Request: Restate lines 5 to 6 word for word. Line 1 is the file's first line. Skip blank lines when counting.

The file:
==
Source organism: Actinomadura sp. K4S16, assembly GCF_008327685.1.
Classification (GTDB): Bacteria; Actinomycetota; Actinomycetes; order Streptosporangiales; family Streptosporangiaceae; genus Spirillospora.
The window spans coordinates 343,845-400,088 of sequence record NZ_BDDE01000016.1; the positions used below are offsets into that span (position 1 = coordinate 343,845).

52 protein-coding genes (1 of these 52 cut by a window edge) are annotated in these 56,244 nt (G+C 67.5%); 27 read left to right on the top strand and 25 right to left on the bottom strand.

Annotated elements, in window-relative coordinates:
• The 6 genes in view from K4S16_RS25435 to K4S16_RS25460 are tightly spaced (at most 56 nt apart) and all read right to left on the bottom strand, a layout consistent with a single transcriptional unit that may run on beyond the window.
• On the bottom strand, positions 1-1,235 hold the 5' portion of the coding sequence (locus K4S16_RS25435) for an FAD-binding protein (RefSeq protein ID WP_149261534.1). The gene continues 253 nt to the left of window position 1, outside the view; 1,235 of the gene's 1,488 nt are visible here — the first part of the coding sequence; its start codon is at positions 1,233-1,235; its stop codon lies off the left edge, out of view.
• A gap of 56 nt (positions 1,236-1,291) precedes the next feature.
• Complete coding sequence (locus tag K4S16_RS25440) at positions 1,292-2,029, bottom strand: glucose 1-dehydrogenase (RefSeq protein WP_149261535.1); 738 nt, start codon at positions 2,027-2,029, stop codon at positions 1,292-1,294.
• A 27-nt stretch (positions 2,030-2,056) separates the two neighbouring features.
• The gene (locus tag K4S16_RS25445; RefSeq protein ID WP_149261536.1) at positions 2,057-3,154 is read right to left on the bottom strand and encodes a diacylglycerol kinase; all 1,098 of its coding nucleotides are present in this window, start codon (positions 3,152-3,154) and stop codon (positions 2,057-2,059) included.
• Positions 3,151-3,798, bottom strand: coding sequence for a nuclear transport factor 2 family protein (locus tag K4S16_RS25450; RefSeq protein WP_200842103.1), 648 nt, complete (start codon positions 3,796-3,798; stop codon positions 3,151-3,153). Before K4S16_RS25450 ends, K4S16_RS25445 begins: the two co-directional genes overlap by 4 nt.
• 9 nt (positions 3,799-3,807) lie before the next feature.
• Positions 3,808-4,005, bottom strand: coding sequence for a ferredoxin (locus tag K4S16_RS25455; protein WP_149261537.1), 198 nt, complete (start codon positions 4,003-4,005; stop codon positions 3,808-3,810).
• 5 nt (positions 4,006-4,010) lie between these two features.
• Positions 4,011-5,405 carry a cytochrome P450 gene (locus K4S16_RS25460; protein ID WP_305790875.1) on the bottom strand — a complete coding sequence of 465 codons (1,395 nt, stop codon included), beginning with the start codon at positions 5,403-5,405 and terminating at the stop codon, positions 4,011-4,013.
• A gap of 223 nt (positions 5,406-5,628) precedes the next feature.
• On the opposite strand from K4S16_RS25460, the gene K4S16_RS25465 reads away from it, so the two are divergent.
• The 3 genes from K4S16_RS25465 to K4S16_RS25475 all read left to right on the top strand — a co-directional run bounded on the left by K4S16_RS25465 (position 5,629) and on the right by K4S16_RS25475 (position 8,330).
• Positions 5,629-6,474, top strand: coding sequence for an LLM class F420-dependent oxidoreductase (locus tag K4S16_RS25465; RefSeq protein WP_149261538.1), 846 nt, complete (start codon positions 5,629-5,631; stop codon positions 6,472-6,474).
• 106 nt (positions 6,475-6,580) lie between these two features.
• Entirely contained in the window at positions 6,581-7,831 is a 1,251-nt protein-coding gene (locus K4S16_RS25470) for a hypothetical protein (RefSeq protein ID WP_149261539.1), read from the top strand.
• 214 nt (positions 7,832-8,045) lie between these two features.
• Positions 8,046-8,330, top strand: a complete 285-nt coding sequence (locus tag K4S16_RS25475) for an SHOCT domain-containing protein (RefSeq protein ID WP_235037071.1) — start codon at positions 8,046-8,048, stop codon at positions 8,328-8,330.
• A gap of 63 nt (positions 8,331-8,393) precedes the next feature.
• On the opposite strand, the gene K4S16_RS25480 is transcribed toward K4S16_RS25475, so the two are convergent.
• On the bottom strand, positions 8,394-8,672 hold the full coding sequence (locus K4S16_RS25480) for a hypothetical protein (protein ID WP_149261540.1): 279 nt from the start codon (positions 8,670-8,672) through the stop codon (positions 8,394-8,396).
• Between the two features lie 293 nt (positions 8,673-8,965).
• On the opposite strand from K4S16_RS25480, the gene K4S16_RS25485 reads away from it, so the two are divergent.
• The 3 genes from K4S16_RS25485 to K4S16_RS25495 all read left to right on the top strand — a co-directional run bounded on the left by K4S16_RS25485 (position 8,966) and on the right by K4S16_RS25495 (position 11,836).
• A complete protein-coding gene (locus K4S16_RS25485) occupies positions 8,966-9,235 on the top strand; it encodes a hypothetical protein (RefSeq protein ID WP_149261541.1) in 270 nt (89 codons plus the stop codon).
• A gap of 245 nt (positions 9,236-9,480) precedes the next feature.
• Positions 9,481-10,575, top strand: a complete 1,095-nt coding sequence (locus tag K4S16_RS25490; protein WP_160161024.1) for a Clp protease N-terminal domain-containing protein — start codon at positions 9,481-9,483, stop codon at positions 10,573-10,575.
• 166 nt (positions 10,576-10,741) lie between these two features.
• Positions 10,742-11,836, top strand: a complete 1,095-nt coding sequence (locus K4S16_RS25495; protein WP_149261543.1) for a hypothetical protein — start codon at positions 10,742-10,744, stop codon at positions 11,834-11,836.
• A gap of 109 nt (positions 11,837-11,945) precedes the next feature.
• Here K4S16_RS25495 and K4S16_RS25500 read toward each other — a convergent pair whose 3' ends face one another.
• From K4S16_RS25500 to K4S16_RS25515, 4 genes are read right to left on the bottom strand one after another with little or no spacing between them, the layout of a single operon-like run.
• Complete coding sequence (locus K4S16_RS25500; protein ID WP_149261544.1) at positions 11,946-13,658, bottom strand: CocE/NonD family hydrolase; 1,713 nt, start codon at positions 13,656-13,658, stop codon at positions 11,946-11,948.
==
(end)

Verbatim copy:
Annotated elements, in window-relative coordinates:
• The 6 genes in view from K4S16_RS25435 to K4S16_RS25460 are tightly spaced (at most 56 nt apart) and all read right to left on the bottom strand, a layout consistent with a single transcriptional unit that may run on beyond the window.